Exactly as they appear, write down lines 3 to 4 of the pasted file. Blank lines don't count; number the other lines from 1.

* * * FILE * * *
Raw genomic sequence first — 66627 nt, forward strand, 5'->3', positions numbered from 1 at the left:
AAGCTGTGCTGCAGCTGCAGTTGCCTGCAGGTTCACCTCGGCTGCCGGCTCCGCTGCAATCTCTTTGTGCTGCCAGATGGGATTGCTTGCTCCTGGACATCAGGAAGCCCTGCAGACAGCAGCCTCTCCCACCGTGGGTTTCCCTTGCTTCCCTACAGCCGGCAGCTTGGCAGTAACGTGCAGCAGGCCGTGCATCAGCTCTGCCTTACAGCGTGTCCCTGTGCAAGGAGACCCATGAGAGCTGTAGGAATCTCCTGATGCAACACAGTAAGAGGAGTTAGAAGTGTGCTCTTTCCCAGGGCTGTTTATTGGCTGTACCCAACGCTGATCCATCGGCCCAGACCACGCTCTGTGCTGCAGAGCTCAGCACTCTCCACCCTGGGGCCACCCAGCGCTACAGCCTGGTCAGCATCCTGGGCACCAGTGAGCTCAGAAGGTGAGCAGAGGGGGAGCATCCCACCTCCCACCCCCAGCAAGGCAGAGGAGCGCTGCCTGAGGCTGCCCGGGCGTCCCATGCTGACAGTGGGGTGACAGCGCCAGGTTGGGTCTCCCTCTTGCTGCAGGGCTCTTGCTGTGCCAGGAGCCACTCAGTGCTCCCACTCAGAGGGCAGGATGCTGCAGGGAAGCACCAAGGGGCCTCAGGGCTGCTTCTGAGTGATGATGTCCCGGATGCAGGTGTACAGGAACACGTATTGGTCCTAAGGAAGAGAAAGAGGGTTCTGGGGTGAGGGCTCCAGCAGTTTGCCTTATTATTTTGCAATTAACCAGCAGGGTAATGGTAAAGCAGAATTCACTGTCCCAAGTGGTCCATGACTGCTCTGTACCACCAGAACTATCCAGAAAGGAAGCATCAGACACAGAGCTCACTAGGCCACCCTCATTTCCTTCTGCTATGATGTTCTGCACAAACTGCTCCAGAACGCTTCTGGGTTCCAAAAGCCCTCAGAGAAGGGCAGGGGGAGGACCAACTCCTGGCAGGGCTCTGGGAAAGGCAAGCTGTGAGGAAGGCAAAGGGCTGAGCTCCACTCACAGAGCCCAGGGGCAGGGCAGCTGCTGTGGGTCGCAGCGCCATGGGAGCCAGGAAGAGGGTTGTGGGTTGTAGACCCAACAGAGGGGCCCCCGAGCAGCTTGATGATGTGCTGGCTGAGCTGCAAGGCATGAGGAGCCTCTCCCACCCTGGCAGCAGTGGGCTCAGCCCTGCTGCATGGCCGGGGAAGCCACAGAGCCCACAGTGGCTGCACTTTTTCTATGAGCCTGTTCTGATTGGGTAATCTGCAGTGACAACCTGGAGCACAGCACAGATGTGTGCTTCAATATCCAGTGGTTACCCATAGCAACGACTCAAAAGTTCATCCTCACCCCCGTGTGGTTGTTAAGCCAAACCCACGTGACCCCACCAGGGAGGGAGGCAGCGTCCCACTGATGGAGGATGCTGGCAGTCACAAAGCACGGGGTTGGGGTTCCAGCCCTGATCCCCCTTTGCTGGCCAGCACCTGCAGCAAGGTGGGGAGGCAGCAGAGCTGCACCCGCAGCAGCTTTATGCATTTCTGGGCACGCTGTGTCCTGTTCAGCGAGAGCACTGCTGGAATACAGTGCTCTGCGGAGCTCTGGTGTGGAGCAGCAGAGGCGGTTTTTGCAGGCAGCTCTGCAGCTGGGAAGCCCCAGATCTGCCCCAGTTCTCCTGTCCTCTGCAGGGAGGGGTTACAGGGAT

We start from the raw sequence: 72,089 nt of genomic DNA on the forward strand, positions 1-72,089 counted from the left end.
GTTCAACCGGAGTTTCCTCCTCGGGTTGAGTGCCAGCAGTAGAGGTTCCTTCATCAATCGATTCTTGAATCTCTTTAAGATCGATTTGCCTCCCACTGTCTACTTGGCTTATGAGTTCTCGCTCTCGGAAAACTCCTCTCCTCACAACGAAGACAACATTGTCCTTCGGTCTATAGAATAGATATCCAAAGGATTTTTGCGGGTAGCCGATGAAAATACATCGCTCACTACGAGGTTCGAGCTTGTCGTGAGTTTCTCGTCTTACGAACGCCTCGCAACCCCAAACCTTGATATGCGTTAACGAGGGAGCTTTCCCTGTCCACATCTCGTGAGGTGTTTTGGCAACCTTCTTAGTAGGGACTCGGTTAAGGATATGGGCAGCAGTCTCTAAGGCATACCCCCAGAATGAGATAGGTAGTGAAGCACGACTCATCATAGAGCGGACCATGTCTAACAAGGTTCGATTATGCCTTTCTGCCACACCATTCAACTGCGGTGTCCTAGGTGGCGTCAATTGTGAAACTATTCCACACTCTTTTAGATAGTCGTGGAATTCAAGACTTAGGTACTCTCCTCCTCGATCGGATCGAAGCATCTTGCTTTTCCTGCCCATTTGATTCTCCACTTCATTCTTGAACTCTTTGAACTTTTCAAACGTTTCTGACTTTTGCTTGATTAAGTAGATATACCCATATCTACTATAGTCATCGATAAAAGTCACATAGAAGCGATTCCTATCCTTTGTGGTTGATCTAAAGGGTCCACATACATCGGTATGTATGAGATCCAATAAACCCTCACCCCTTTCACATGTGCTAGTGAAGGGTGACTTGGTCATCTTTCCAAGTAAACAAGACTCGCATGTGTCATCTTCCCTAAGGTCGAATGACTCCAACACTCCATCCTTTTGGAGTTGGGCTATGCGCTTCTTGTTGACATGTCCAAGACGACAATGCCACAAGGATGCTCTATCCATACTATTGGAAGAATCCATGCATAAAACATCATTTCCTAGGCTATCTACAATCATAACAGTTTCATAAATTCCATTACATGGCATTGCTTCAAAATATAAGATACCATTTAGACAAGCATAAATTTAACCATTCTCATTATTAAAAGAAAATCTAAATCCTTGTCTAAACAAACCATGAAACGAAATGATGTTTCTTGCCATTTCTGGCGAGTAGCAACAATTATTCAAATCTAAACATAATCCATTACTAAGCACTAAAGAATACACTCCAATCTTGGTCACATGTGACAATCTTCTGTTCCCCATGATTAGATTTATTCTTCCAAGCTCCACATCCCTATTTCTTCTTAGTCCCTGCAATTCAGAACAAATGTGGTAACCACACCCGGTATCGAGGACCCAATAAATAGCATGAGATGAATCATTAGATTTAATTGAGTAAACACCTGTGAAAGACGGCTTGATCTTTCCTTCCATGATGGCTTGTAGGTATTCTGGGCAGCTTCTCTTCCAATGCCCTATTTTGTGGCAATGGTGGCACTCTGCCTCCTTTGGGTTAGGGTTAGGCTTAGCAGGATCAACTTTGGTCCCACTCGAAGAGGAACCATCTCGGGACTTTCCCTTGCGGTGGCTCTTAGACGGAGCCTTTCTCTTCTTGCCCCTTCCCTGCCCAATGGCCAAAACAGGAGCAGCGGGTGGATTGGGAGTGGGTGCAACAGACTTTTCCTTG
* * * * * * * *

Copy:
We start from the raw sequence: 72,089 nt of genomic DNA on the forward strand, positions 1-72,089 counted from the left end.
GTTCAACCGGAGTTTCCTCCTCGGGTTGAGTGCCAGCAGTAGAGGTTCCTTCATCAATCGATTCTTGAATCTCTTTAAGATCGATTTGCCTCCCACTGTCTACTTGGCTTATGAGTTCTCGCTCTCGGAAAACTCCTCTCCTCACAACGAAGACAACATTGTCCTTCGGTCTATAGAATAGATATCCAAAGGATTTTTGCGGGTAGCCGATGAAAATACATCGCTCACTACGAGGTTCGAGCTTGTCGTGAGTTTCTCGTCTTACGAACGCCTCGCAACCCCAAACCTTGATATGCGTTAACGAGGGAGCTTTCCCTGTCCACATCTCGTGAGGTGTTTTGGCAACCTTCTTAGTAGGGACTCGGTTAAGGATATGGGCAGCAGTCTCTAAGGCATACCCCCAGAATGAGATAGGTAGTGAAGCACGACTCATCATAGAGCGGACCATGTCTAACAAGGTTCGATTATGCCTTTCTGCCACACCATTCAACTGCGGTGTCCTAGGTGGCGTCAATTGTGAAACTATTCCACACTCTTTTAGATAGTCGTGGAATTCAAGACTTAGGTACTCTCCTCCTCGATCGGATCGAAGCATCTTGCTTTTCCTGCCCATTTGATTCTCCACTTCATTCTTGAACTCTTTGAACTTTTCAAACGTTTCTGACTTTTGCTTGATTAAGTAGATATACCCATATCTACTATAGTCATCGATAAAAGTCACATAGAAGCGATTCCTATCCTTTGTGGTTGATCTAAAGGGTCCACATACATCGGTATGTATGAGATCCAATAAACCCTCACCCCTTTCACATGTGCTAGTGAAGGGTGACTTGGTCATCTTTCCAAGTAAACAAGACTCGCATGTGTCATCTTCCCTAAGGTCGAATGACTCCAACACTCCATCCTTTTGGAGTTGGGCTATGCGCTTCTTGTTGACATGTCCAAGACGACAATGCCACAAGGATGCTCTATCCATACTATTGGAAGAATCCATGCATAAAACATCATTTCCTAGGCTATCTACAATCATAACAGTTTCATAAATTCCATTACATGGCATTGCTTCAAAATATAAGATACCATTTAGACAAGCATAAATTTAACCATTCTCATTATTAAAAGAAAATCTAAATCCTTGTCTAAACAAACCATGAAACGAAATGATGTTTCTTGCCATTTCTGGCGAGTAGCAACAATTATTCAAATCTAAACATAATCCATTACTAAGCACTAAAGAATACACTCCAATCTTGGTCACATGTGACAATCTTCTGTTCCCCATGATTAGATTTATTCTTCCAAGCTCCACATCCCTATTTCTTCTTAGTCCCTGCAATTCAGAACAAATGTGGTAACCACACCCGGTATCGAGGACCCAATAAATAGCATGAGATGAATCATTAGATTTAATTGAGTAAACACCTGTGAAAGACGGCTTGATCTTTCCTTCCATGATGGCTTGTAGGTATTCTGGGCAGCTTCTCTTCCAATGCCCTATTTTGTGGCAATGGTGGCACTCTGCCTCCTTTGGGTTAGGGTTAGGCTTAGCAGGATCAACTTTGGTCCCACTCGAAGAGGAACCATCTCGGGACTTTCCCTTGCGGTGGCTCTTAGACGGAGCCTTTCTCTTCTTGCCCCTTCCCTGCCCAATGGCCAAAACAGGAGCAGCGGGTGGATTGGGAGTGGGTGCAACAGACTTTTCCTTG